Human Nature

, Volume 20, Issue 3, pp 317–330 | Cite as

Assortative Pairing and Life History Strategy

A Cross-Cultural Study
  • Aurelio José FigueredoEmail author
  • Pedro S. A. Wolf


A secondary analysis was performed on preliminary data from an ongoing cross-cultural study on assortative pairing. Independently sampled pairs of opposite-sex romantic partners and of same-sex friends rated themselves and each other on Life History (LH) strategy and mate value. Data were collected in local bars, clubs, coffeehouses, and other public places from three different cultures: Tucson, Arizona; Hermosillo, Sonora; and San José, Costa Rica. The present analysis found that slow LH individuals assortatively pair with both sexual and social partners more strongly than fast LH individuals. We interpret this phenomenon as representing (1) an adaptation for preserving coadapted genomes in slow LH strategists to maintain high copying fidelity genetic replication while producing a lower number of offspring in stable, predictable, and controllable environments and (2) a bet-hedging adaptation in fast LH strategists, favoring the genetic diversification of a higher number of offspring in unstable, unpredictable, and uncontrollable environments.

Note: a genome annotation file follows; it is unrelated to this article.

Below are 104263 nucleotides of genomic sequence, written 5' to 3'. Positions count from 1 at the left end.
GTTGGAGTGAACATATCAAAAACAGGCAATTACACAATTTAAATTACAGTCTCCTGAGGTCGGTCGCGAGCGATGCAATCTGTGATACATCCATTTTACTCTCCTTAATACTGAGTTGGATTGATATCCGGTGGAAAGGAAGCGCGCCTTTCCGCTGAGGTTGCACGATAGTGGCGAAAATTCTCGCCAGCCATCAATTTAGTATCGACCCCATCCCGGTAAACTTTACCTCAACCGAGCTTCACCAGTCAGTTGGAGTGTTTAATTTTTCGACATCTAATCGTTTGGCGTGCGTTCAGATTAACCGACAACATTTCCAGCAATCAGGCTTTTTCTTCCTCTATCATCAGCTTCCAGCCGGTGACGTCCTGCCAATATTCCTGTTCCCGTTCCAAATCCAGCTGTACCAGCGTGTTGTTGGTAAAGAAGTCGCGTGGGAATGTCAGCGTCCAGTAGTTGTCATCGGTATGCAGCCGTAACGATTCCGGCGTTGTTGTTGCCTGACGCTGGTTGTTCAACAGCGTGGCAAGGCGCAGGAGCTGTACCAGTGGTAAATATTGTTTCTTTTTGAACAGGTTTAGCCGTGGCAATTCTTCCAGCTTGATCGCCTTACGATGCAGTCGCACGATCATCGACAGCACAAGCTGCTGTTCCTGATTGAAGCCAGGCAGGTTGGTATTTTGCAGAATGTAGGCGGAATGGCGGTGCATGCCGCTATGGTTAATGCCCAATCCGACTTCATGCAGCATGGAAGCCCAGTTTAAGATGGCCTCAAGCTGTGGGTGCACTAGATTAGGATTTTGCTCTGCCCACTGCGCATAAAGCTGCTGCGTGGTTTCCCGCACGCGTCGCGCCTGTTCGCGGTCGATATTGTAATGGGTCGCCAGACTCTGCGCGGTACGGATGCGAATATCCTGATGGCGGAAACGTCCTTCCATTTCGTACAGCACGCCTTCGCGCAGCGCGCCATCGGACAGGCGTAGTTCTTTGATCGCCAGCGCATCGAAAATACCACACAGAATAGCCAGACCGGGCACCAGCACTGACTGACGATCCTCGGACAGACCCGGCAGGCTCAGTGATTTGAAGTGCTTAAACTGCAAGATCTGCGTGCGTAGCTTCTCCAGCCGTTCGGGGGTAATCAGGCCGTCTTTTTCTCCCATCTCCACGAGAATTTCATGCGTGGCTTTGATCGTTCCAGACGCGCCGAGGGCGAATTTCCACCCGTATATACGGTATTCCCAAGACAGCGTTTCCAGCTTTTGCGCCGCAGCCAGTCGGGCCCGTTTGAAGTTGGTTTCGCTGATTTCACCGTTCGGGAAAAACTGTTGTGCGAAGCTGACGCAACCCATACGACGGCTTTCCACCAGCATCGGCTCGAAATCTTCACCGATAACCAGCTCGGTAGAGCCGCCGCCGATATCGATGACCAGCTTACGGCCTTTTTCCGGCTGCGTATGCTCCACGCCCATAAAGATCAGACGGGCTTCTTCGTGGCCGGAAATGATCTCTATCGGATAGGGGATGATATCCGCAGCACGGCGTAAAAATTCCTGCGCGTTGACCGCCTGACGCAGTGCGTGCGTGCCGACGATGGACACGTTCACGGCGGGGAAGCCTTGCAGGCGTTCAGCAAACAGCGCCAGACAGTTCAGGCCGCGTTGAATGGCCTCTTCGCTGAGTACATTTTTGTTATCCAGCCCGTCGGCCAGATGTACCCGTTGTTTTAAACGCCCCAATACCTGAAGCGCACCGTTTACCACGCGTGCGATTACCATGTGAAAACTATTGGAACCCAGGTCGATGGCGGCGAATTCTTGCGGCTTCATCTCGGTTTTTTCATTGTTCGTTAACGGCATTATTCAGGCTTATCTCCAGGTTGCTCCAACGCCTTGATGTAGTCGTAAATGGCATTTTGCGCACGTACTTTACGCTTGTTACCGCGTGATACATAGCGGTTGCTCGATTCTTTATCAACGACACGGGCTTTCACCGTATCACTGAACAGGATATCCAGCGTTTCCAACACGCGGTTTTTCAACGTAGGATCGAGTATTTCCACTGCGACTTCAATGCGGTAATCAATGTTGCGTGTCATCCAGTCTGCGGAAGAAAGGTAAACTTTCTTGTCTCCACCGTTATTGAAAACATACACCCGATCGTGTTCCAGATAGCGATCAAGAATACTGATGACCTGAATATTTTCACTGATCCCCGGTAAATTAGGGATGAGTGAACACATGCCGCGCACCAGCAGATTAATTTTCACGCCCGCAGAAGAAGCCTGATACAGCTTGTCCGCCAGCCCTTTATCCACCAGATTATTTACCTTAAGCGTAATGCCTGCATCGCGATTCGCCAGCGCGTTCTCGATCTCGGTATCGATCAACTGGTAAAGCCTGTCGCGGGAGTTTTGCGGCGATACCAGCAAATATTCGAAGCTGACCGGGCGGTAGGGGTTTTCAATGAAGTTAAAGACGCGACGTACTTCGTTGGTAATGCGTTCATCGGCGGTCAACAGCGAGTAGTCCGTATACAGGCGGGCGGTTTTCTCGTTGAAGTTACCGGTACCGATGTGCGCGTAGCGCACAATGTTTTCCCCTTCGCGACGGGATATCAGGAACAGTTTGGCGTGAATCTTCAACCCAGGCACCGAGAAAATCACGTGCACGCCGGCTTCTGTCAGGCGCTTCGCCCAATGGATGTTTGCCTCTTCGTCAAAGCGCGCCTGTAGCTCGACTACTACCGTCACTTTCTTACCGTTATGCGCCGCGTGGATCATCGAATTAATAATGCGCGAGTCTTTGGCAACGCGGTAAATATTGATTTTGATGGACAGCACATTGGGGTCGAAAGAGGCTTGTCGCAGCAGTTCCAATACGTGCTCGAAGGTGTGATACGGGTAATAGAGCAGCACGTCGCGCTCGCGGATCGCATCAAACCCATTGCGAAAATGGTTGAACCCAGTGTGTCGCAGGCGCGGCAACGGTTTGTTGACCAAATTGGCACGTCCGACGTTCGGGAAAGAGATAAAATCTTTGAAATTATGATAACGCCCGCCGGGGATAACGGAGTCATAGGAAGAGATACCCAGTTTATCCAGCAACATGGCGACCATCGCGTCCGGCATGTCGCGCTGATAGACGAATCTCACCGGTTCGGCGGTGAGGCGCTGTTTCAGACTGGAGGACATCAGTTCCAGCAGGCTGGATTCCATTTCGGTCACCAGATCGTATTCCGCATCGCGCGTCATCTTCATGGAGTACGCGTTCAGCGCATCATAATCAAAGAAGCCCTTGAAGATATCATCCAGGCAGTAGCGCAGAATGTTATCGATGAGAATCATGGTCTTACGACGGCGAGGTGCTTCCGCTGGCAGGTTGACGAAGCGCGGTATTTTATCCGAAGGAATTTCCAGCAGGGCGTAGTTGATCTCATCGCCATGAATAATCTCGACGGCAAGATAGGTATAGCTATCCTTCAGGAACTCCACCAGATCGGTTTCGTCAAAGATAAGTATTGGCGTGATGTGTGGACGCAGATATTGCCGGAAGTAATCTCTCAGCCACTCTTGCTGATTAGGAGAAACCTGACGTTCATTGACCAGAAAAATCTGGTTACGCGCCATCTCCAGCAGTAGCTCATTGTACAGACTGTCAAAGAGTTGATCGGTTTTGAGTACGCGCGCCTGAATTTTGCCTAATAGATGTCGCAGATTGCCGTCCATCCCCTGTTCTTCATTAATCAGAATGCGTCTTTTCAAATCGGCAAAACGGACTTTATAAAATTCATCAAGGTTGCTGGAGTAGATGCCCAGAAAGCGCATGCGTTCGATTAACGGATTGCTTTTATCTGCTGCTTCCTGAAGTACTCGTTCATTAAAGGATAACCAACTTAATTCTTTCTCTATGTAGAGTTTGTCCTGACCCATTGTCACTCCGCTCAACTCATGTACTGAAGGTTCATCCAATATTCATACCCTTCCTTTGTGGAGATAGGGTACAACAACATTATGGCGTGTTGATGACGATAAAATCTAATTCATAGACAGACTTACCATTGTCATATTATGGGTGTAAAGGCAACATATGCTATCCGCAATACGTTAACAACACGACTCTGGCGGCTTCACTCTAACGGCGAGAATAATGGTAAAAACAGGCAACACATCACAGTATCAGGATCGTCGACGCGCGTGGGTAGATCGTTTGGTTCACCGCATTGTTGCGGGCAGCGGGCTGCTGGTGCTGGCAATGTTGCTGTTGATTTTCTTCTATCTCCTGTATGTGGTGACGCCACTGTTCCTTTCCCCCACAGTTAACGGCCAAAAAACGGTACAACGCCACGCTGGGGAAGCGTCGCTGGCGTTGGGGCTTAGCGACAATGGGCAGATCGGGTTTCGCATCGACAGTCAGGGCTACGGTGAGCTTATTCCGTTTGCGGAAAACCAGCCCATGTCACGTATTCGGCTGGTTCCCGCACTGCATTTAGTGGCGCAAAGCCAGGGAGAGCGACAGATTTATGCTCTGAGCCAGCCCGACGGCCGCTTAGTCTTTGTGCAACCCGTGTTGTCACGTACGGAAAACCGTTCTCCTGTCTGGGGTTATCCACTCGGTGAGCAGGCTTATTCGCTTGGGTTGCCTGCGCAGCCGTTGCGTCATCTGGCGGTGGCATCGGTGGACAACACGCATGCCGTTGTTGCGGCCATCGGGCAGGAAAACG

Assortative mating Life history strategy Mate value Bet-hedging Genetic similarity theory 



We wish to thank the international team of collaborators that is conducting this ongoing cross-cultural study, including Martha Frías Armenta and Victor Corral Verdugo in Mexico, and Carolina Vargas Porras in Costa Rica, Jelena Čvorović in Serbia, Vincent Egan in the United Kingdom, and Jon Sefcek, Julie Douglas, and Geneva Vásquez in the United States of America. We also thank the many research assistants, too numerous to list here, who helped collect these data, and the three anonymous reviewers for their helpful comments and insightful questions on this manuscript.


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Copyright information

© Springer Science + Business Media, LLC 2009

Authors and Affiliations

  1. 1.Department of PsychologyUniversity of ArizonaTucsonUSA

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